The vote for House speaker is the kind of government process Americans often overlook, but yesterday’s highly unusual vote has important implications for the future of the Republican Party and how it will govern.

On their first day in the majority, House Republicans could not agree on who would lead them. Representative Kevin McCarthy has sought for years to become speaker, but some members of his party’s far-right wing have refused to support him. It was the first time in 100 years that the House failed to elect a Speaker on the first ballot, and lawmakers adjourned after three ballots without a choice. Democratic House Leader, Hakeem Jeffries also received more votes than McCarthy in all three rounds of voting.

Marjorie Taylor Greene, a far-right legislator who has become a close ally of McCarthy, accused her fellow hard-liners of “playing Russian roulette with our hard-earned Republican majority”. Bill Huizenga, another McCarthy supporter, asked his aides, “You guys have no interest in governing?”

Meanwhile, Donald Trump, who supported McCarthy, refused to say If he sticks to his support after the vote. (McCarthy said later that he had spoken to Trump and still had his support.)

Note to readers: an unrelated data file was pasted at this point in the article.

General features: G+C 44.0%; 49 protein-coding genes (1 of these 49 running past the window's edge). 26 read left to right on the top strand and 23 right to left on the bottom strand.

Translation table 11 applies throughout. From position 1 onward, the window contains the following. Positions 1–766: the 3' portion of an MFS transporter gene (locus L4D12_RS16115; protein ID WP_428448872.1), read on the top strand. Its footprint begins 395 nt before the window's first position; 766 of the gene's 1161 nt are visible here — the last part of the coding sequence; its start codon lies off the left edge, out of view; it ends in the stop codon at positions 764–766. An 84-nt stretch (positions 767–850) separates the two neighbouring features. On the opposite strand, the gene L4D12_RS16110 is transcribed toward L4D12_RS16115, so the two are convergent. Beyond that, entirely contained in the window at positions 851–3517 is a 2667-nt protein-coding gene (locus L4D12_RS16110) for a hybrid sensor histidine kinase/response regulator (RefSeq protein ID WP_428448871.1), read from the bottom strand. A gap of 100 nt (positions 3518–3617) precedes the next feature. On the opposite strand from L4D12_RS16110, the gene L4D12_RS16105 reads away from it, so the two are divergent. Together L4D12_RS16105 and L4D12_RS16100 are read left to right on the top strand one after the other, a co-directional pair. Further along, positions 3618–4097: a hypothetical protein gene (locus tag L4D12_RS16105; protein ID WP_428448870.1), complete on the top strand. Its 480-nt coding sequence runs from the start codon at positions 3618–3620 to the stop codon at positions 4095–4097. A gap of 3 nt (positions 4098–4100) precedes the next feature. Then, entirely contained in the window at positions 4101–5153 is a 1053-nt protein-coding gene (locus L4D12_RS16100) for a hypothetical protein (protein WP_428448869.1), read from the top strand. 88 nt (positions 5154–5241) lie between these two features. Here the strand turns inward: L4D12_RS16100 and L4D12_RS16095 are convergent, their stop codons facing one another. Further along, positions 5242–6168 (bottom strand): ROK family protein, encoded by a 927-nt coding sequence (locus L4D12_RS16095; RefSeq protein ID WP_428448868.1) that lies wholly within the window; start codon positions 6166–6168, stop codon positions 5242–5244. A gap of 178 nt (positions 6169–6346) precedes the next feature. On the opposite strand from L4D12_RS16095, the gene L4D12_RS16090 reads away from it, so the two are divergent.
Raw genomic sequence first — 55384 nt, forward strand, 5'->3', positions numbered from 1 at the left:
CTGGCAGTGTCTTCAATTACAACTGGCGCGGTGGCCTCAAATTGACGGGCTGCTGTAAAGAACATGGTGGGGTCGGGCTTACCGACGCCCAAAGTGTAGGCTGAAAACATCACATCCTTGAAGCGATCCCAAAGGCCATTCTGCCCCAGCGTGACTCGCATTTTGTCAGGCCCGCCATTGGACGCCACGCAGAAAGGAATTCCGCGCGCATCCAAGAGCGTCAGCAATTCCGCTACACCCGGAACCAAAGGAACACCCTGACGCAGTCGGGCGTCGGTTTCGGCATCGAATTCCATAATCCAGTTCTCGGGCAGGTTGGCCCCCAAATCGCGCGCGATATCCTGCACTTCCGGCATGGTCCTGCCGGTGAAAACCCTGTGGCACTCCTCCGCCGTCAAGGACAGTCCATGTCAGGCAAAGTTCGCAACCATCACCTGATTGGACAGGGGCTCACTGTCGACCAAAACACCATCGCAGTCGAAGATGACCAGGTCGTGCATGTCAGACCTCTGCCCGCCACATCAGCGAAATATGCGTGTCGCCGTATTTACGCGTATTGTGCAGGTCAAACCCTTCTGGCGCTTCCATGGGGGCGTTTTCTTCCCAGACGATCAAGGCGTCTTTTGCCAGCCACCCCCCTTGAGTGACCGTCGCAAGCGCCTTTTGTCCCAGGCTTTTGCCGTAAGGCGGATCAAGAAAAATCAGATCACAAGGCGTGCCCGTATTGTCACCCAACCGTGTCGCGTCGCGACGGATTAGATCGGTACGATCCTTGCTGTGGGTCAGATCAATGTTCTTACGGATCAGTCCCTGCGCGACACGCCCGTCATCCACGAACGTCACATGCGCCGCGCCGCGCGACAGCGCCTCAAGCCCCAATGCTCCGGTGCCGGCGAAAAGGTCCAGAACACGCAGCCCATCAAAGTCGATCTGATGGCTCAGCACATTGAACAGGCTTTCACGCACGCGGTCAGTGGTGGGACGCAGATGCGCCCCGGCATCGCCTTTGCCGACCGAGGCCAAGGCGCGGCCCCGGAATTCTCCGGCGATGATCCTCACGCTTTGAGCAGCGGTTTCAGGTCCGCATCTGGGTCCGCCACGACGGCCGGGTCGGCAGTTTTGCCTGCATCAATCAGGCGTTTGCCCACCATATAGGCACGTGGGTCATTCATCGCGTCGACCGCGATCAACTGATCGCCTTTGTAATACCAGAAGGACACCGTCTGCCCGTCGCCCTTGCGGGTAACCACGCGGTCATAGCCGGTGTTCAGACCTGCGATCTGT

Part of McCarthy’s problem is that his party holds a narrow margin in the House, with 222 seats compared to the Democrats’ 212. But that’s only part of the story.

Republicans also disagree about what the party is and what it should stand for: Should it follow the path that Trump began when he won the Republican nomination for president in 2016? Or should the party be more restrained and compromise in order to consolidate power?

“There are many lawmakers in this group who have never liked McCarthy and never trusted him,” said Katie Edmondson, my colleague who covers Congress. “They see him as an extension of the establishment in D.C. that they want to tear down.”

The answers to these questions will help shape how Republicans will govern — whether they’ll stick to an uncompromised version of Trumpism or adopt more moderate views to win more voters. Carty said, “Regardless of the result, the votes have already shown that there is a powerful group of right-wing MPs who will not be afraid to pull their weight.”

Today’s newsletter will look at the possible consequences for Republicans and the country.